Intoeing and Toe Walking

young child feet on colourful textured floor tiles

We all have a unique way of walking and a child’s gait ( pattern of walking) can change as they grow from a toddler to a teen. Some of the more common concerns with walking that are referred to physiotherapy are intoeing and toe walking and we will have a closer look at both of these conditions here.


In-toeing is the term used when a child’s feet appear to point towards each other slightly when they walk

1 – 2 years : During pregnancy and at birth babies feet turn inwards and legs  rotate inwards. As they start to crawl and stand this becomes less obvious as the muscle which turn the legs out become stronger. When they stand and walk, the muscle imbalance evens out and the turning in of the legs becomes more evident again. Turning in of a child’s feet under the age of 2 is part of normal development and does nto require a referral to the physiotherapy service

2 – 5 years: 1 in 10 children between the ages of 2 and 5 will walk with their feet turning in. This may be due to the twists in the bones of the legs as they are developing (tibial torsion or femoral anteversion) and can also be due to the front of the foot pulling inwards slightly ( metatarsus adductus). Children who sit in a ‘w-sitting’ position are more likely to show rotation in the leg bones and this position should be discouraged. Tibial torsion resolves in 95% of children between the ages of 5 and 8 and does not require any intervention. If it does persist into adulthood it is not linked to any long-term disability. Femoral anteversion peaks between the ages of 3 and 6  and then gradually resolves after this. More than 80% of cases spontaneously resolve by late childhood and do not require any intervention.

Physiotherapy referrals should be made for children who only in-toe on one side, who walk on their toes as well as in-toe or for whom in-toeing has recently developed.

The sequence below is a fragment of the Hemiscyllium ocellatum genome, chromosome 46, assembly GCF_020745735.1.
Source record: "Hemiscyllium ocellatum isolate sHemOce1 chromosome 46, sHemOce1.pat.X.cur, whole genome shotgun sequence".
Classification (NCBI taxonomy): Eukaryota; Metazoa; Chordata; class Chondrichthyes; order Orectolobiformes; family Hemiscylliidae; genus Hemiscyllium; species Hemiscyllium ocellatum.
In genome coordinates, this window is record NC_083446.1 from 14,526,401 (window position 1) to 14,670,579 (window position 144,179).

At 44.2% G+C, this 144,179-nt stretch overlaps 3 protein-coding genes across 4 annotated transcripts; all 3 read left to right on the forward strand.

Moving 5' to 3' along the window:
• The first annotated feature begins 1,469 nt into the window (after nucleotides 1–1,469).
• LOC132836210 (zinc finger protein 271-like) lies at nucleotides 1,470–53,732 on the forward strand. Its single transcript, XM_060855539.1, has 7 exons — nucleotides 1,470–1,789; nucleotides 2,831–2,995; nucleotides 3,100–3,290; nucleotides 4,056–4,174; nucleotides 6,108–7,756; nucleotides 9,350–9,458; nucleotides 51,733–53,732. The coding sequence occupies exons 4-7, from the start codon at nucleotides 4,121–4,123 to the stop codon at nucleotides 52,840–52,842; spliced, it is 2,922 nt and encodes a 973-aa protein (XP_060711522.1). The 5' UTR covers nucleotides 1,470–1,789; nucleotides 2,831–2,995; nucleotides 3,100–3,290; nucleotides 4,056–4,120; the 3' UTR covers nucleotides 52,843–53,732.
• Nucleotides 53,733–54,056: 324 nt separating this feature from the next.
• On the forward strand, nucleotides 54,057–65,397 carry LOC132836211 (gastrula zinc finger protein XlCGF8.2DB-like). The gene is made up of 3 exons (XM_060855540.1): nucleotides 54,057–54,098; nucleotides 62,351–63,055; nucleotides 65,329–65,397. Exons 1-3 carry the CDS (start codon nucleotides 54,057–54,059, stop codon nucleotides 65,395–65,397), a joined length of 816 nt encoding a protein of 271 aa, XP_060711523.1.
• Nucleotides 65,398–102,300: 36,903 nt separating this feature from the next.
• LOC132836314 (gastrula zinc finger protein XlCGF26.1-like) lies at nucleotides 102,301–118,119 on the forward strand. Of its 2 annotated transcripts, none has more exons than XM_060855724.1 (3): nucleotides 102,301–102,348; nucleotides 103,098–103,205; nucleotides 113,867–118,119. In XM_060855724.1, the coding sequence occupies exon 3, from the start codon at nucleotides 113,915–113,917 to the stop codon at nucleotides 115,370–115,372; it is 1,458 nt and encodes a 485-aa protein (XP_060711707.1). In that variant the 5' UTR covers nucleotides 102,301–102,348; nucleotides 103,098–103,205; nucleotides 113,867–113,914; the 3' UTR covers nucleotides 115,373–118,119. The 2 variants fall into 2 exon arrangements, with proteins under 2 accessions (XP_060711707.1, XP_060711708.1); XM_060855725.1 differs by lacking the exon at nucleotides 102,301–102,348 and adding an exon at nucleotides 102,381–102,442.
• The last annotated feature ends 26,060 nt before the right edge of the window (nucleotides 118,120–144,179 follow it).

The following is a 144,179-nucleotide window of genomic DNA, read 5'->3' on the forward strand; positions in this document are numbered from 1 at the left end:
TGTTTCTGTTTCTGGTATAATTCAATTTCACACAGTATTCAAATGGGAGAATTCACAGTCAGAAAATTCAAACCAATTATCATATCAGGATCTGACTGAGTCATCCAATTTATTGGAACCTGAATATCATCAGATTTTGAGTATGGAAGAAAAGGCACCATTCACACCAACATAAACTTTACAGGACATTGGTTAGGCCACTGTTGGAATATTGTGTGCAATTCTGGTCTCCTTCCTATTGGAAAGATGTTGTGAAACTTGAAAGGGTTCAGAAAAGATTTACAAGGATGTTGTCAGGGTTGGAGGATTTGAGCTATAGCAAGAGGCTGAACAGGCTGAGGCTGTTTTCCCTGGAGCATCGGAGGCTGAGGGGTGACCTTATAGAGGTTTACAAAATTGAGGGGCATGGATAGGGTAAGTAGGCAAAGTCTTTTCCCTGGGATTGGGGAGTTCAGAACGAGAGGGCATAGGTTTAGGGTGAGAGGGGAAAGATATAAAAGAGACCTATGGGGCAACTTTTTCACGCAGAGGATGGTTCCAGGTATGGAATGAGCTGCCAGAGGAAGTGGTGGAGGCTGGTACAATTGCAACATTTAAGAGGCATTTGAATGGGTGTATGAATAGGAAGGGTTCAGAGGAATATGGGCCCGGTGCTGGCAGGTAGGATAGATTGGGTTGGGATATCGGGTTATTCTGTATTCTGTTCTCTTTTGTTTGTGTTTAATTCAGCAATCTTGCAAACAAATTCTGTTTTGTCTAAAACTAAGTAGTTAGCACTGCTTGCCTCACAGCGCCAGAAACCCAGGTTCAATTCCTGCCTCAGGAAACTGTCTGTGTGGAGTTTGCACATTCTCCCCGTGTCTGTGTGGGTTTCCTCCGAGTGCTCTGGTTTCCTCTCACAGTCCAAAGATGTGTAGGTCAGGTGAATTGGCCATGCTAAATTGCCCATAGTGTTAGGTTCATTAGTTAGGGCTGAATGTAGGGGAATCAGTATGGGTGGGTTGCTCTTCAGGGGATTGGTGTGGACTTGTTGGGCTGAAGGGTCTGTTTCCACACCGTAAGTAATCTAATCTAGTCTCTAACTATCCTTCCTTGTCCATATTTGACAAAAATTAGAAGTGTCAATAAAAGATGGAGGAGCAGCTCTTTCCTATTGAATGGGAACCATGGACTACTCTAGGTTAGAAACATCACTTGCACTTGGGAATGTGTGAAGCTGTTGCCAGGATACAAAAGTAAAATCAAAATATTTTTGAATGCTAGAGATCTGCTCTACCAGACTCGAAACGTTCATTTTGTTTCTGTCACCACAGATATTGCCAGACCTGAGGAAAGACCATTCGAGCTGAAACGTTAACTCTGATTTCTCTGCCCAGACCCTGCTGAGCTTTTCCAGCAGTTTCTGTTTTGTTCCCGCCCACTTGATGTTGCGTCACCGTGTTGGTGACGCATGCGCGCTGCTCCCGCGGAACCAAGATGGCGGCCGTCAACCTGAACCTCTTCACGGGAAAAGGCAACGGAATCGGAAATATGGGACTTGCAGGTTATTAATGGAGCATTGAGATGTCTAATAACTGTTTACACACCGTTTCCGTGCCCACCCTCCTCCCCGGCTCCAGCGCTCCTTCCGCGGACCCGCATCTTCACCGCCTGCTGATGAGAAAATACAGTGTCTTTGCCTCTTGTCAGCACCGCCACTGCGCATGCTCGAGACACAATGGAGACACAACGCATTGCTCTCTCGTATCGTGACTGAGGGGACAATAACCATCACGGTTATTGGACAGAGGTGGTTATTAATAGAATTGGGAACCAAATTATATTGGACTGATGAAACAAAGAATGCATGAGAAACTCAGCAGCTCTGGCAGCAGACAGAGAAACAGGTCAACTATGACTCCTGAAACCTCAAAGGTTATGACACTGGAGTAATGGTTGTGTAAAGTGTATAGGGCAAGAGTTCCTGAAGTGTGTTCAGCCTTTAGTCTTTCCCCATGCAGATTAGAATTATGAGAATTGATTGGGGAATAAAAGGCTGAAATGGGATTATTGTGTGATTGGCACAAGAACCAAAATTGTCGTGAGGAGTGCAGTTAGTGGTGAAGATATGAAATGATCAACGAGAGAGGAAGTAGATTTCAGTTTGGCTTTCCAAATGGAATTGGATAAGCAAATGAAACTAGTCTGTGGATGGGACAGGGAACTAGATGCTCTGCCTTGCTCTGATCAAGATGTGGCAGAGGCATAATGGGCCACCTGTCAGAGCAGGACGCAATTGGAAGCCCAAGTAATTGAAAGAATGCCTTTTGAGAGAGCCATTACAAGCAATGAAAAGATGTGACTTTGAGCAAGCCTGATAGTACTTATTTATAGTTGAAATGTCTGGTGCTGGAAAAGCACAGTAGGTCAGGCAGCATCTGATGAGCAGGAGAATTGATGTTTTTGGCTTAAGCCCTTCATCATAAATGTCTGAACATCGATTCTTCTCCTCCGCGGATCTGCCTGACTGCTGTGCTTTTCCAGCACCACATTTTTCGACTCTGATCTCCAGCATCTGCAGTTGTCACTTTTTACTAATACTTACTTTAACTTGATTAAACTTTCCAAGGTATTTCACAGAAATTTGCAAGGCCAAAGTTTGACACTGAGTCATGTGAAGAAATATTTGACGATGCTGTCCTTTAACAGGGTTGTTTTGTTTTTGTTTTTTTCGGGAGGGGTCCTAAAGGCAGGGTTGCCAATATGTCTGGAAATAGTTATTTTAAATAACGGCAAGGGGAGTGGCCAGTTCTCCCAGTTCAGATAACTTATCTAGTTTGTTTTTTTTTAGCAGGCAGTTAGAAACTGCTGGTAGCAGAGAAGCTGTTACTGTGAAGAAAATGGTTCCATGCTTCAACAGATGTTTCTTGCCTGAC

For further information of in-toeing please click here (link to Intoeing Gait 2019.pdf (


Out-toeing is the term used for children who walk with their feet pointing away form each other. It tends to be exaggerated in children who walk late and usually resolves between 2-3 years of age. Between the ages of 4-7 the feet can turn out as the natural twist in the tibia bone  changes and this can be on one side only. Children with out-toeing do not need a physiotherapy referral.


Many children will walk on their tiptoes from time to time but when toe-walking is the predominant feature of their gait, then they would benefit from an assessment by a physiotherapist to determine any underlying causes. This is particularly important if your child is unable to stand with their feet on the floor or if toe-walking develops at  a later age i.e. not when the child first starts to walk. In a typically developing child a consistent heel-toe pattern of walking usually develops by 18 months of age or approximately 23 weeks after they start to walk.

For many children their will be no known cause for their toe-walking and this is known as ‘idiopathic toe-walking’  or ‘habitual toe-walking’.  It is estimated that 7-24% of the population will be idiopathic toe walkers and 30-40% of idiopathic toe-walkers will have a family history of toe-walking. Studies have shown that approximately 50% of idiopathic toe-walkers will have spontaneously resolved

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